[6 MINUTE READ]
Sometimes people just aren't talking about the very skin issues that seem to plague your everyday. For our contributor Amy, this is definitely the case.
Amy has suffered from milia on eye since she can remember and this week she decided to share her experience with all of our lovely readers; from what the condition actually is to what treatments are available, Amy has got you covered this week. Just keep reading!
Amy has eczema-prone, sensitive skin and suffers from milia on her eye, eyelids and face.
When I was about eleven, I was playing in the courtyard at school and suddenly a boy approached me and asked what all those “little white spots around my eyes” were. I vividly remember this because, firstly, I recall the embarrassment and acute awareness that somebody had taken notice of my appearance and, secondly, because I couldn’t believe he had the audacity to ask me about it so directly.
However, I think I knew then and definitely understand now, that no offence was intended by him. It was more genuine curiosity. Regardless, I very quickly (and probably rather bossily too) educated him, telling him that "those white spots" were called milia or known to others as milk spots. I told him that they were harmless and there was nothing I could do to get rid of them. The boy just stared at me, shrugged and moved on.
I have no idea how I knew this information at such a young age, but about a year later, I was at the beauticians with my mum when she was getting her eyebrows waxed and I noticed a poster. The poster showed different skin conditions with images and labels, including milia on eye. Later on, my mum enquired about the condition on my behalf. Before long, I was back at the beauticians receiving milia on eye treatment that would remove the milk spots from my face.
I remember a small machine that loosely resembled a handset with some sort of needle or metal tool at the end of the cord. The beautician very gently pierced each one of my milia by my eyes and nose – the nose ones being the ones that made me wince – I still remember being very proud that I didn’t cry!
The feeling was a stingy, sharp pinprick pain and I remember that the machine beeped a lot. Following the treatment, each milium went red, flaky and gradually fell off. Despite the treatment working at the time, many years later, at the age of 22 I still very much suffer from milia by my eyes and nose.
Whilst I have met other people who have experienced milia by their eyes, I am yet to meet someone who has experienced such a large amount. Whilst the milia on my face has decreased and become less noticeable over time, I am now at the age where-as I pay more attention to my skincare and beauty routine- they are bothering me more than ever.
So, what actually is milia on eye?
Milia by definition, are little cysts that typically form in clusters around your eyes, nose and cheeks and fill with keratin. The condition affects people of all ages and ethnicities. Milia occurs when keratin, which is a strong protein that aids your hair, skin and nails, gets trapped beneath the skin surface. Milia on the face can be genetic and is incredibly common in babies. Whilst for some they disappear after a few weeks, as I know firsthand they often don’t and can reoccur in adulthood.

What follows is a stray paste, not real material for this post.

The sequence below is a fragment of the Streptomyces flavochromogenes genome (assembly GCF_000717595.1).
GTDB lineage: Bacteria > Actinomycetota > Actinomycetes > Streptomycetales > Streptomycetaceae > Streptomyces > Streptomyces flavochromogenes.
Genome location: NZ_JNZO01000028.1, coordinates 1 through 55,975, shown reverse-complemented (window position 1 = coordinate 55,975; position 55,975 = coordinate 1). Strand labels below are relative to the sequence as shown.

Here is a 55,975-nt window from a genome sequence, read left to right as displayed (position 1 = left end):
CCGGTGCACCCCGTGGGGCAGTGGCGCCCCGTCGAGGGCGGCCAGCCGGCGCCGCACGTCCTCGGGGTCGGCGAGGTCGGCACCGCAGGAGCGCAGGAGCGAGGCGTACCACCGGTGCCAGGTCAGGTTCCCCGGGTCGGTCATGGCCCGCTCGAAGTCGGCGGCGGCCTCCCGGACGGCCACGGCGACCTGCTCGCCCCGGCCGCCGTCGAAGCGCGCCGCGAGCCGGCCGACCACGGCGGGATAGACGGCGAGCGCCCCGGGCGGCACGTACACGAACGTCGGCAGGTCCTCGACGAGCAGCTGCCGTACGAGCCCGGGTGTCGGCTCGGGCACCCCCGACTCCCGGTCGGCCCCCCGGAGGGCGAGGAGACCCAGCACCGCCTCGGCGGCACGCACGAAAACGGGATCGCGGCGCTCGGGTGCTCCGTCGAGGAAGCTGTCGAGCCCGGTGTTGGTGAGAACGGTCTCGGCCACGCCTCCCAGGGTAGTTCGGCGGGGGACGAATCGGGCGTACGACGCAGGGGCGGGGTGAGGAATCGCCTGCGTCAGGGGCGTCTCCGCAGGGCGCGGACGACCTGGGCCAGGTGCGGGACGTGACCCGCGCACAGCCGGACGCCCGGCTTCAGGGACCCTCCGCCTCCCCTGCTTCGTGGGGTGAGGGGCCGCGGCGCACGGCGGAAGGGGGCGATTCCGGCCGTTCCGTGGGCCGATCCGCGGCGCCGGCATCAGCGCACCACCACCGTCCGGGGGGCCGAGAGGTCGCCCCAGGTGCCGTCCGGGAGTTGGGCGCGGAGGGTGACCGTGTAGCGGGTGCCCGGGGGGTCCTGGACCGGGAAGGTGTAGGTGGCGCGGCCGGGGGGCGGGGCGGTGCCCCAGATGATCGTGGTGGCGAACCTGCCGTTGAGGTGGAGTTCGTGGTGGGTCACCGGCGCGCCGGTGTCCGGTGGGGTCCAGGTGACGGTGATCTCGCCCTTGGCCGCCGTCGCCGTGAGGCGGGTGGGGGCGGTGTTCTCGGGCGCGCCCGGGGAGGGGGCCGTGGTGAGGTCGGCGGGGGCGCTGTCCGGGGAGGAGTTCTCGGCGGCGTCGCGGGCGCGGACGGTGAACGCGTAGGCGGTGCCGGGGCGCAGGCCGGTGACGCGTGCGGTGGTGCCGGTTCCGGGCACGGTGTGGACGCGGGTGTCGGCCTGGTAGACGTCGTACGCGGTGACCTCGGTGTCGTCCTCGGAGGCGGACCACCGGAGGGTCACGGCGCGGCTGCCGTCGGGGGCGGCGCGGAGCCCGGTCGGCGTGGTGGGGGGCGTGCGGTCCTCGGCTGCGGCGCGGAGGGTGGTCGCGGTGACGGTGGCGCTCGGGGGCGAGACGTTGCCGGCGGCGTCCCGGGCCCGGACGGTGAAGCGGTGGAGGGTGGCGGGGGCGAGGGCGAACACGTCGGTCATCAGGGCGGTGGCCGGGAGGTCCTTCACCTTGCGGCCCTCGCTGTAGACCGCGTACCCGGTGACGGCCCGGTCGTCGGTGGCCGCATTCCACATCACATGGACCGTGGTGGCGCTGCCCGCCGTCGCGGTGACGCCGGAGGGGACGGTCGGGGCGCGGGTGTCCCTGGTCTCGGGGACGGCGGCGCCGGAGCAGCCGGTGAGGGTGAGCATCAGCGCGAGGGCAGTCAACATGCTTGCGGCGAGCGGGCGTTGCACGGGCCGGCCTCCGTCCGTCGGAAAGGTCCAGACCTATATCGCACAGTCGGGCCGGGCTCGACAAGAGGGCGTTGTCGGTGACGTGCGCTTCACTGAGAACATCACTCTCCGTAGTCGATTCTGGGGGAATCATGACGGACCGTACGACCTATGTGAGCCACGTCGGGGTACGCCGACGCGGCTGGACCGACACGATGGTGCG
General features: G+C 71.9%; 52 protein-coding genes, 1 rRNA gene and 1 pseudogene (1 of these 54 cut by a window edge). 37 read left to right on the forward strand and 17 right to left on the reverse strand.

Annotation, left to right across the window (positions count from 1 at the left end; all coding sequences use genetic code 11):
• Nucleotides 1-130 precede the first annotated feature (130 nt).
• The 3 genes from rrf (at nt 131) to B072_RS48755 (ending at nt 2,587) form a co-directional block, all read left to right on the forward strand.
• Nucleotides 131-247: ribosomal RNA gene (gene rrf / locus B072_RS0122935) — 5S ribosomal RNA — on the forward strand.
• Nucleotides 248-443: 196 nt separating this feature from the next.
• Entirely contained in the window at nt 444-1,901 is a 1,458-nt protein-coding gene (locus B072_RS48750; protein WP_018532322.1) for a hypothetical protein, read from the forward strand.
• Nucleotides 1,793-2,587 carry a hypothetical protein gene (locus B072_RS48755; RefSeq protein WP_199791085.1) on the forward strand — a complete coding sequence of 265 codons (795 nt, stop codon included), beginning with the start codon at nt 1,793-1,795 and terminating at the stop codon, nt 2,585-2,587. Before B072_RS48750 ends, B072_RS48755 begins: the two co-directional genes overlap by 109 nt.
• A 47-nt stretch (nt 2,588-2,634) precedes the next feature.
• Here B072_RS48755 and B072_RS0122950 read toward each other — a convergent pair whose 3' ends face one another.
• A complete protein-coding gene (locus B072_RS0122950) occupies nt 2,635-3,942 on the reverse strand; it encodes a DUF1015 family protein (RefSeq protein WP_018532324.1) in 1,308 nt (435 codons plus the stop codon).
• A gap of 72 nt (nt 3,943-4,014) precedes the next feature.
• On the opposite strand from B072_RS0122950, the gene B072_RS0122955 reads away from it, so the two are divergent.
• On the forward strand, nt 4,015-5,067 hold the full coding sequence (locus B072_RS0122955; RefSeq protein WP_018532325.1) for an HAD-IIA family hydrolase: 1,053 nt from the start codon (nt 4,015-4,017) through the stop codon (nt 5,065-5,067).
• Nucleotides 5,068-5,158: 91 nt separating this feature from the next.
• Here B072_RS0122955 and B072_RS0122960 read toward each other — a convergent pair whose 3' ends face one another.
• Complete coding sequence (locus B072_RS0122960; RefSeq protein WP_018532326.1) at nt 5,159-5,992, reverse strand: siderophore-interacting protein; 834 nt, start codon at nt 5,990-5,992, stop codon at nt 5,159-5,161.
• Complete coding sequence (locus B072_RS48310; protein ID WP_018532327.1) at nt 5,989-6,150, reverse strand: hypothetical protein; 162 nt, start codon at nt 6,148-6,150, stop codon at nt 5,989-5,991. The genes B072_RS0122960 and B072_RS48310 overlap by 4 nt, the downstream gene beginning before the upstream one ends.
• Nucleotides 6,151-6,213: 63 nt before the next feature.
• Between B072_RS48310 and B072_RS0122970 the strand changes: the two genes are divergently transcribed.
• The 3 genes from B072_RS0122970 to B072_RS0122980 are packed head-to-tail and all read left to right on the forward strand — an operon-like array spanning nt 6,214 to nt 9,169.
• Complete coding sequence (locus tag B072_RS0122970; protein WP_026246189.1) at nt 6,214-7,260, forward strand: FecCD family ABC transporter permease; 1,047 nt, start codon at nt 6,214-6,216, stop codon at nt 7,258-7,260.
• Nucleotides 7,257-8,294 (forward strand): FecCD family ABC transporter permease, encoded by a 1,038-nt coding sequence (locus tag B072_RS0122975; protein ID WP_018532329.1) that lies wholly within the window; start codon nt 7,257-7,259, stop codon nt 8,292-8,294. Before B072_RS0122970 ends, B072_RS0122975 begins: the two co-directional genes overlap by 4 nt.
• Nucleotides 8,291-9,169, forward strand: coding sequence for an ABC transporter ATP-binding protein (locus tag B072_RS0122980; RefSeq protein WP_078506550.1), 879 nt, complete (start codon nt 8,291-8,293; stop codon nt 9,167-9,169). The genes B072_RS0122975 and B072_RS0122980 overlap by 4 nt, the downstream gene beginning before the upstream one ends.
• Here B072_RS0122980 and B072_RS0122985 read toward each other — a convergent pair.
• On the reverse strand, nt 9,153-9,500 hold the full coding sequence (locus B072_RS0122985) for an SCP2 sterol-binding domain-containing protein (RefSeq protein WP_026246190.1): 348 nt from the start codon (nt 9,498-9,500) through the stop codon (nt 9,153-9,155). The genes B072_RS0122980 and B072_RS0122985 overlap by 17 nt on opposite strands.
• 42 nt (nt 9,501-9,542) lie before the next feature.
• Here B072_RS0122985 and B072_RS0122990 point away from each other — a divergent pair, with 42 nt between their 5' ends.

Can I remove milia on my face?
Essentially, there are a couple of ways to remove milia on your face. The milia treatment I had is known as extracting or deroofing. It is a method of piercing the cysts and safely removing the keratin build up. However, it is not the only treatment available.
More and more, people are using chemical peels or cryotherapy to rid themselves of milia on eyelids and milia on the face. These peels use liquid nitrogen to freeze and take away the milium. However, these treatments should be considered carefully due to the hypersensitivity of the eye area and the potential for scarring in that region of the face.
If you are considering milia treatment it is important to note that none of these treatments ensures permanent distinction, meaning that having treatment does not guarantee the milia on your eyelids or face won’t return.
Overall, milia on the face are often not talked about as frequently as other skin conditions or sensitivities, perhaps because while they are incredibly annoying, milia tend to be pretty harmless... The most important thing to remember about the condition is that if you do suffer from milia on eye or milia on eyelids, do not remove them yourself! Squeezing or piercing them at home can leave you with permanent scars due to the hypersensitive skin area, so just leave it to the experts.
For now, if you’re a milia fighter like me, I’ll be keeping you posted as I continue my hunt for the perfect remedy, treatment, or products, so be sure to stay tuned!
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WHERE — London
PHOTOGRAPHY — Carolina G-M
THOUGHTS BY— Amy Arfi
EDITED BY— Gabriela Godinho-Moxon
AS ALWAYS ALL OPINIONS ARE OUR OWN